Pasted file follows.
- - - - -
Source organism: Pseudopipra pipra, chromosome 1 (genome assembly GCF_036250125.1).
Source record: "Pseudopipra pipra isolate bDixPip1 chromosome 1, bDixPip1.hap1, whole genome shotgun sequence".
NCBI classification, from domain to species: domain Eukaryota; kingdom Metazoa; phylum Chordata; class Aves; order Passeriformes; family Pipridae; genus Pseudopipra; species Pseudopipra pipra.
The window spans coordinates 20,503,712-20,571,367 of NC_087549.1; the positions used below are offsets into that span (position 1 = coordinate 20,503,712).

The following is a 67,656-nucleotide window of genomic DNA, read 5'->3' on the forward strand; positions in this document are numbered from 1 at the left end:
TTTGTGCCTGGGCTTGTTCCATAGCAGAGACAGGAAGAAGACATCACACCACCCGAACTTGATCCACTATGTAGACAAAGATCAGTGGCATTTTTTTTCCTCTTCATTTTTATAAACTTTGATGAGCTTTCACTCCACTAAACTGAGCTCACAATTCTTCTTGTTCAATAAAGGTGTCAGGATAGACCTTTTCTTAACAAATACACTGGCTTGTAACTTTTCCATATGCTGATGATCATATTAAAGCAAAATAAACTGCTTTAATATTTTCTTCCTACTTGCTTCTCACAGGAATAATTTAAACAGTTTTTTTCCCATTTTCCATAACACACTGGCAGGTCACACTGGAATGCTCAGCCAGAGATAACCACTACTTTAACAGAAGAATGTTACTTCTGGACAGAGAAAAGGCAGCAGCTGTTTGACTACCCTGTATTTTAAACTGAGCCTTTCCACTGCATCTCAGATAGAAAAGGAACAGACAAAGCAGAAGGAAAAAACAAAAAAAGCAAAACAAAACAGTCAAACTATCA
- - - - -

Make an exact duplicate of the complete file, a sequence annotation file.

Source organism: Pseudopipra pipra, chromosome 1 (genome assembly GCF_036250125.1).
Source record: "Pseudopipra pipra isolate bDixPip1 chromosome 1, bDixPip1.hap1, whole genome shotgun sequence".
NCBI classification, from domain to species: domain Eukaryota; kingdom Metazoa; phylum Chordata; class Aves; order Passeriformes; family Pipridae; genus Pseudopipra; species Pseudopipra pipra.
The window spans coordinates 20,503,712-20,571,367 of NC_087549.1; the positions used below are offsets into that span (position 1 = coordinate 20,503,712).

The following is a 67,656-nucleotide window of genomic DNA, read 5'->3' on the forward strand; positions in this document are numbered from 1 at the left end:
TTTGTGCCTGGGCTTGTTCCATAGCAGAGACAGGAAGAAGACATCACACCACCCGAACTTGATCCACTATGTAGACAAAGATCAGTGGCATTTTTTTTCCTCTTCATTTTTATAAACTTTGATGAGCTTTCACTCCACTAAACTGAGCTCACAATTCTTCTTGTTCAATAAAGGTGTCAGGATAGACCTTTTCTTAACAAATACACTGGCTTGTAACTTTTCCATATGCTGATGATCATATTAAAGCAAAATAAACTGCTTTAATATTTTCTTCCTACTTGCTTCTCACAGGAATAATTTAAACAGTTTTTTTCCCATTTTCCATAACACACTGGCAGGTCACACTGGAATGCTCAGCCAGAGATAACCACTACTTTAACAGAAGAATGTTACTTCTGGACAGAGAAAAGGCAGCAGCTGTTTGACTACCCTGTATTTTAAACTGAGCCTTTCCACTGCATCTCAGATAGAAAAGGAACAGACAAAGCAGAAGGAAAAAACAAAAAAAGCAAAACAAAACAGTCAAACTATCA